The final report of the Khayelitsha Commission (into Allegations of Police Inefficiency and a Breakdown in Relations between SAPS and the Community of Khayelitsha) was released yesterday. In it, the police force assigned to that area was blasted for its inefficiency and non-adherence to procedures.
The 580-page report, dated 18 August, was handed to Western Cape premier Helen Zille on 25 August. Commissioners Kate O’Regan and Vusi Pikoli – both Corruption Watch board members – said they hoped that “the findings and recommendations contained in this report may assist in enhancing the safety of the people of Khayelitsha”.
Established by Zille in August 2012, the commission was mandated to investigate complaints, handed by a group of NGOs to the premier, of alleged inefficiency at the Lingelethu West, Harare and Khayelitsha Site B police stations in the community, as well as other police units operating there. It was also asked to investigate the breakdown in relations between the community and the South African Police Service (SAPS).
Like the Seriti Commission that’s currently investigating alleged corruption in the arms deal, the Khayelitsha Commission was also significantly delayed before it was able to start hearings, partly because of an interdict filed by then-national police minister Nathi Mthethwa to suspend the inquiry. The first round of public hearings finally took place between January and March 2014, and the second in May 2014. Closing arguments were delivered on 29 May. More than 100 witnesses testified before the commission during the approximately 40 days of hearings.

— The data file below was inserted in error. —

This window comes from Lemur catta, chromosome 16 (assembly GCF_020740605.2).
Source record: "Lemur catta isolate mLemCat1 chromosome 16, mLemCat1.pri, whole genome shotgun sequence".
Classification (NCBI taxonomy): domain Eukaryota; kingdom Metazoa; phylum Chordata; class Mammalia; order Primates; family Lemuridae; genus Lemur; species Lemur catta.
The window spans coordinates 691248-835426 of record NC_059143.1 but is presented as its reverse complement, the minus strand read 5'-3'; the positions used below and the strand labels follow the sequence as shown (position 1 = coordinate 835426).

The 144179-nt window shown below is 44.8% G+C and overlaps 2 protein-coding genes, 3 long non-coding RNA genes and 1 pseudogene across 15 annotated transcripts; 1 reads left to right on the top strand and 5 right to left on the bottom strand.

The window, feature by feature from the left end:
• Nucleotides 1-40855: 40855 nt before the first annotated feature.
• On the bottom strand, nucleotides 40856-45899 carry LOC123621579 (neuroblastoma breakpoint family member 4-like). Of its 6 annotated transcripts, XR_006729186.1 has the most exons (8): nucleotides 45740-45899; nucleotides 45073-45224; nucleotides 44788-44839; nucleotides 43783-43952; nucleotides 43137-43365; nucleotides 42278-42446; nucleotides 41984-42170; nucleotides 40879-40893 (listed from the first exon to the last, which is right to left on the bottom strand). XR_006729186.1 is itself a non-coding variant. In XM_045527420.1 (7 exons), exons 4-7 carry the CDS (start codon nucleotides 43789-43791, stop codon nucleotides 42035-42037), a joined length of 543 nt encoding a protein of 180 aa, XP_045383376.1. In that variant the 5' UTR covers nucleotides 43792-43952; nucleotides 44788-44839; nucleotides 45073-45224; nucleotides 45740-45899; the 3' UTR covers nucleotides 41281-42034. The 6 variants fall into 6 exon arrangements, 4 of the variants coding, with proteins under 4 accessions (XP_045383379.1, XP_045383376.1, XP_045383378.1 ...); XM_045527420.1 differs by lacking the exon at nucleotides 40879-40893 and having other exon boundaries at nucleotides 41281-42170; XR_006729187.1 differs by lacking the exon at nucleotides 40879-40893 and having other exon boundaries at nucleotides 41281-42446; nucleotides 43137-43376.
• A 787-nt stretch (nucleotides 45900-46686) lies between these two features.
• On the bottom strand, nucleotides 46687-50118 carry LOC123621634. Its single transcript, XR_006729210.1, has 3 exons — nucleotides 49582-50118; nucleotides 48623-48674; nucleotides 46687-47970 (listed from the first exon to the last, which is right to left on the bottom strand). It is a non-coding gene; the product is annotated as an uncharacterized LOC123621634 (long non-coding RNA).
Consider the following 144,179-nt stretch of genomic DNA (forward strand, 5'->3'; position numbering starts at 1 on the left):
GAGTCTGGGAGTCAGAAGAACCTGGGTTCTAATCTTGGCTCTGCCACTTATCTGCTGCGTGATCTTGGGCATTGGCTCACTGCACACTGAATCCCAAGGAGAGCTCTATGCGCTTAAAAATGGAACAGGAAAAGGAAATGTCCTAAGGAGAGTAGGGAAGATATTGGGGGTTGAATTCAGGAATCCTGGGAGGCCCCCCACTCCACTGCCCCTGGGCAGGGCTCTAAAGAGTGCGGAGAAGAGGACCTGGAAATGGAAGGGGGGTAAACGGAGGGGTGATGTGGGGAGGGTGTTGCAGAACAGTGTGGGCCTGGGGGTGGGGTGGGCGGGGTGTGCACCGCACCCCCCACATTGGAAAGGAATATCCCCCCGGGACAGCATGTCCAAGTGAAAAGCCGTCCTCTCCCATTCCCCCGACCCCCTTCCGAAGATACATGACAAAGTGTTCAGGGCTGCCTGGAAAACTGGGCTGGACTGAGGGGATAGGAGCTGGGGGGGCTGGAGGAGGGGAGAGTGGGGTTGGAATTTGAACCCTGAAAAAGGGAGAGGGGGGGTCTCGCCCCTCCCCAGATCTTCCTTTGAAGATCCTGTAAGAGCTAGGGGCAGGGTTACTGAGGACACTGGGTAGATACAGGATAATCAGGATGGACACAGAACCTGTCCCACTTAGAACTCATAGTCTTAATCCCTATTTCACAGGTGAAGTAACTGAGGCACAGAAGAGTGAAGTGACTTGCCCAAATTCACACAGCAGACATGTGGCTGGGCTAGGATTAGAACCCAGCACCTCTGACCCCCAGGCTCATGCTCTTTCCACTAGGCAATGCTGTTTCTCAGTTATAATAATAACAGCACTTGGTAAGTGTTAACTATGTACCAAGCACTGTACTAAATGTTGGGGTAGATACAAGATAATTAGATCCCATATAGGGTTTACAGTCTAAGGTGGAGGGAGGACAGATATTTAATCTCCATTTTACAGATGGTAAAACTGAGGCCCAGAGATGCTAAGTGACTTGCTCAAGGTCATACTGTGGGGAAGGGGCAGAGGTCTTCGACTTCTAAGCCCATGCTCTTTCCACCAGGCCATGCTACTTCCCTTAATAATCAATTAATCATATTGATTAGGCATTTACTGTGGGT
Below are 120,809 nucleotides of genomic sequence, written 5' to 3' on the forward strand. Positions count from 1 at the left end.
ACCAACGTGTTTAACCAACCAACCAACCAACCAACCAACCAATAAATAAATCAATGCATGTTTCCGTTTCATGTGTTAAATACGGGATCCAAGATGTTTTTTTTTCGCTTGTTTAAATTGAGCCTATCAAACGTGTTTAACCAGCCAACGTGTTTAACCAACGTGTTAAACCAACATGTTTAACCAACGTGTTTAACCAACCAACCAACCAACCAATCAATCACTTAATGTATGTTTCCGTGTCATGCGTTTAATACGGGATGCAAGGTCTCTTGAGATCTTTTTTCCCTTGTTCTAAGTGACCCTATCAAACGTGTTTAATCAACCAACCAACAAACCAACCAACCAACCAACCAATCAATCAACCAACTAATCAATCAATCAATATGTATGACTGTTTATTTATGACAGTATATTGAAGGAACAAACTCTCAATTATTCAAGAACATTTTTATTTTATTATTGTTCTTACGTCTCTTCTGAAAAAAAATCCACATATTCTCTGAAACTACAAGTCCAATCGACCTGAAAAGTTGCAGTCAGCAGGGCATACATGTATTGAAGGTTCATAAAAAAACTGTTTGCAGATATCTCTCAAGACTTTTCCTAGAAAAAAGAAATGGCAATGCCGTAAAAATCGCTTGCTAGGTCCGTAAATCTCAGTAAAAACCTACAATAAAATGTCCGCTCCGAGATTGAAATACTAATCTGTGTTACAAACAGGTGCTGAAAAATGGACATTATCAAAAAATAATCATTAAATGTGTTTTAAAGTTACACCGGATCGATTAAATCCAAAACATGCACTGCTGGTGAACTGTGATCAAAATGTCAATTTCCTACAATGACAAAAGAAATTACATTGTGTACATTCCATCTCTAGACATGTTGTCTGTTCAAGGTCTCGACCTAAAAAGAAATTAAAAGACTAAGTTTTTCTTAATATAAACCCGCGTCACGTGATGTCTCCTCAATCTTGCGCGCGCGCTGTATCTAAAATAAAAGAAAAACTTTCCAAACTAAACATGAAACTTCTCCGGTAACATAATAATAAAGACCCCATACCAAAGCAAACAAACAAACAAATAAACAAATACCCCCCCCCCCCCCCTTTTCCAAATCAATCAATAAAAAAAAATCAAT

Download the full Khayelitsha Commission report.
The commission found that high levels of poverty, poor infrastructure and very high crime rates in Khayelitsha made policing “profoundly challenging”.
It concluded that there are significant inefficiencies at the three Khayelitsha police stations and at the Khayelitsha Family Violence, Child Protection and Sexual Offences (FCS) unit. Some of the key findings include :
- there are no established guidelines for patrols of informal neighbourhoods;
- many crimes reported to the three Khayelitsha police stations and the FCS unit are not investigated properly or at all – cases are often withdrawn or struck off the roll in the Khayelitsha Magistrates’ Court because of incomplete police investigation or because dockets are not brought to court;
- crime scene management in Khayelitsha is often not in accordance with the prescribed protocol, partly because of environmental difficulties but also because of the lack of basic equipment and training;
- management at the three police stations, the cluster office and the FCS unit is ineffective;
- SAPS has no strategies in place to deal with the community’s two acute policing challenges – vigilante or vengeance attacks by community members on people perceived to be criminals, and youth gangs.
The commission noted that in its opinion, the quality of detective services at the three police stations is close to a crisis point.